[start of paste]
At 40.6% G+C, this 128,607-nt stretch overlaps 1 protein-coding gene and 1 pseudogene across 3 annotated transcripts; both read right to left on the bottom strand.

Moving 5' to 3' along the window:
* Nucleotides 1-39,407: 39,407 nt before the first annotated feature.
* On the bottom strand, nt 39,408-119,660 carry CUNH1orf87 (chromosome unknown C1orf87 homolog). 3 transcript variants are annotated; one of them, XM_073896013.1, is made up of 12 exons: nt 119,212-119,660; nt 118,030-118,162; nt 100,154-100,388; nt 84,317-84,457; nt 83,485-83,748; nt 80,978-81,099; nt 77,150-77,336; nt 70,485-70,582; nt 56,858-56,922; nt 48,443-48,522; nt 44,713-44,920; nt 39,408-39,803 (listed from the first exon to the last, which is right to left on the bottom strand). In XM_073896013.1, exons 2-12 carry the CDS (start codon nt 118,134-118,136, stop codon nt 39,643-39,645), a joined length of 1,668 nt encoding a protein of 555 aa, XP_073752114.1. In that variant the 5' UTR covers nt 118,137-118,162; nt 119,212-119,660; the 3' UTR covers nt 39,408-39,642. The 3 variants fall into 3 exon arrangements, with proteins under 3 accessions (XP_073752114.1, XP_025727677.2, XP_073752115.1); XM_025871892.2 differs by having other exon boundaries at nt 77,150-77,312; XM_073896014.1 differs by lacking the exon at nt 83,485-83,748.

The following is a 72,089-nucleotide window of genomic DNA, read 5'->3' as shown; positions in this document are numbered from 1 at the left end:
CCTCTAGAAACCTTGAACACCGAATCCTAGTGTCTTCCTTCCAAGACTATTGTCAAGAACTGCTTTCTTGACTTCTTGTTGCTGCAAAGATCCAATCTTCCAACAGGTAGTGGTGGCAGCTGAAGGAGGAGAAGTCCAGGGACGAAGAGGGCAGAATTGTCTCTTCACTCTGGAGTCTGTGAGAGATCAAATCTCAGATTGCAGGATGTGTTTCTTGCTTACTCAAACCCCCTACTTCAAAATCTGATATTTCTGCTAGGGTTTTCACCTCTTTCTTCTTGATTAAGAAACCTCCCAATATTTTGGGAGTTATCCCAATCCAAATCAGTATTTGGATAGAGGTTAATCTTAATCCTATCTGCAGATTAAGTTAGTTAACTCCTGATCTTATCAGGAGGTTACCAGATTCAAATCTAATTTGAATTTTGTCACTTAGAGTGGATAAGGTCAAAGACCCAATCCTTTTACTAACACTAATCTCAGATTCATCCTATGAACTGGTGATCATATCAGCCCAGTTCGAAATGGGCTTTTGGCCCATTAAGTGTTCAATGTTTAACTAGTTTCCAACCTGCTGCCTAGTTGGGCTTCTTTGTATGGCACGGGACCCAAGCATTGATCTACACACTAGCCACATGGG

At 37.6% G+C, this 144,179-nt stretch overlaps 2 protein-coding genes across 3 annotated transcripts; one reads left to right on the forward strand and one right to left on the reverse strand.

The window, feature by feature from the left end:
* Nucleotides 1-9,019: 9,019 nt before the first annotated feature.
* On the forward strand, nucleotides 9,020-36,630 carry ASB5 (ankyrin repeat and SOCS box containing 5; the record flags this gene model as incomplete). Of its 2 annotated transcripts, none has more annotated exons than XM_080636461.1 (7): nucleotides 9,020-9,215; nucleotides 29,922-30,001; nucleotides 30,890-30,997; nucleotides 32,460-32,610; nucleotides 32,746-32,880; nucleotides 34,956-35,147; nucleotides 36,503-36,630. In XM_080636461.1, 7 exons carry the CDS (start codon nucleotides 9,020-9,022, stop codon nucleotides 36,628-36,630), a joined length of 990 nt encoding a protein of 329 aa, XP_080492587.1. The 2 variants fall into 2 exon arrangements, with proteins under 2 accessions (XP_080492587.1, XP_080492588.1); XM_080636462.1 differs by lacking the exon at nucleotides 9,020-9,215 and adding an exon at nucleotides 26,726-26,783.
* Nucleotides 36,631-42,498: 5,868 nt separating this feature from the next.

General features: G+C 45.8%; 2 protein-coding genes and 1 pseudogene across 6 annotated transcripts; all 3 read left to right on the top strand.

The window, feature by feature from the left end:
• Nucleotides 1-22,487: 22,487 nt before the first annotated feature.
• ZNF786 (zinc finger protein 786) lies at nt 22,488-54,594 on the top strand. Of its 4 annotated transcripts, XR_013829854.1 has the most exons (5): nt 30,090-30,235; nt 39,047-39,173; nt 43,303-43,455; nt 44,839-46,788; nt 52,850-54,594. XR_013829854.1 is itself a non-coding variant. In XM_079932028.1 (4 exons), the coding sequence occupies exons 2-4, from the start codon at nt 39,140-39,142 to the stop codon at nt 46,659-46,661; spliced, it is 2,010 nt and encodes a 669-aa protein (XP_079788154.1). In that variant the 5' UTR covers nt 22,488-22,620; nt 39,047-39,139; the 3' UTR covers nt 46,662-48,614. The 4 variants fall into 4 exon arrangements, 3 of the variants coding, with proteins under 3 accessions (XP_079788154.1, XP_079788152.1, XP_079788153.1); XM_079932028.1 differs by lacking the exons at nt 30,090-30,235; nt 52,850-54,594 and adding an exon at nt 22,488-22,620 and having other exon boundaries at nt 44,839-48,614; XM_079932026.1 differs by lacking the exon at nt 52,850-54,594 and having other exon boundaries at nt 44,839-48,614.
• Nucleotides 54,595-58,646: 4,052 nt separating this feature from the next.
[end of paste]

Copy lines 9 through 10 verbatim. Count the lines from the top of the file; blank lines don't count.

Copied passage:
* Nucleotides 1-9,019: 9,019 nt before the first annotated feature.
* On the forward strand, nucleotides 9,020-36,630 carry ASB5 (ankyrin repeat and SOCS box containing 5; the record flags this gene model as incomplete). Of its 2 annotated transcripts, none has more annotated exons than XM_080636461.1 (7): nucleotides 9,020-9,215; nucleotides 29,922-30,001; nucleotides 30,890-30,997; nucleotides 32,460-32,610; nucleotides 32,746-32,880; nucleotides 34,956-35,147; nucleotides 36,503-36,630. In XM_080636461.1, 7 exons carry the CDS (start codon nucleotides 9,020-9,022, stop codon nucleotides 36,628-36,630), a joined length of 990 nt encoding a protein of 329 aa, XP_080492587.1. The 2 variants fall into 2 exon arrangements, with proteins under 2 accessions (XP_080492587.1, XP_080492588.1); XM_080636462.1 differs by lacking the exon at nucleotides 9,020-9,215 and adding an exon at nucleotides 26,726-26,783.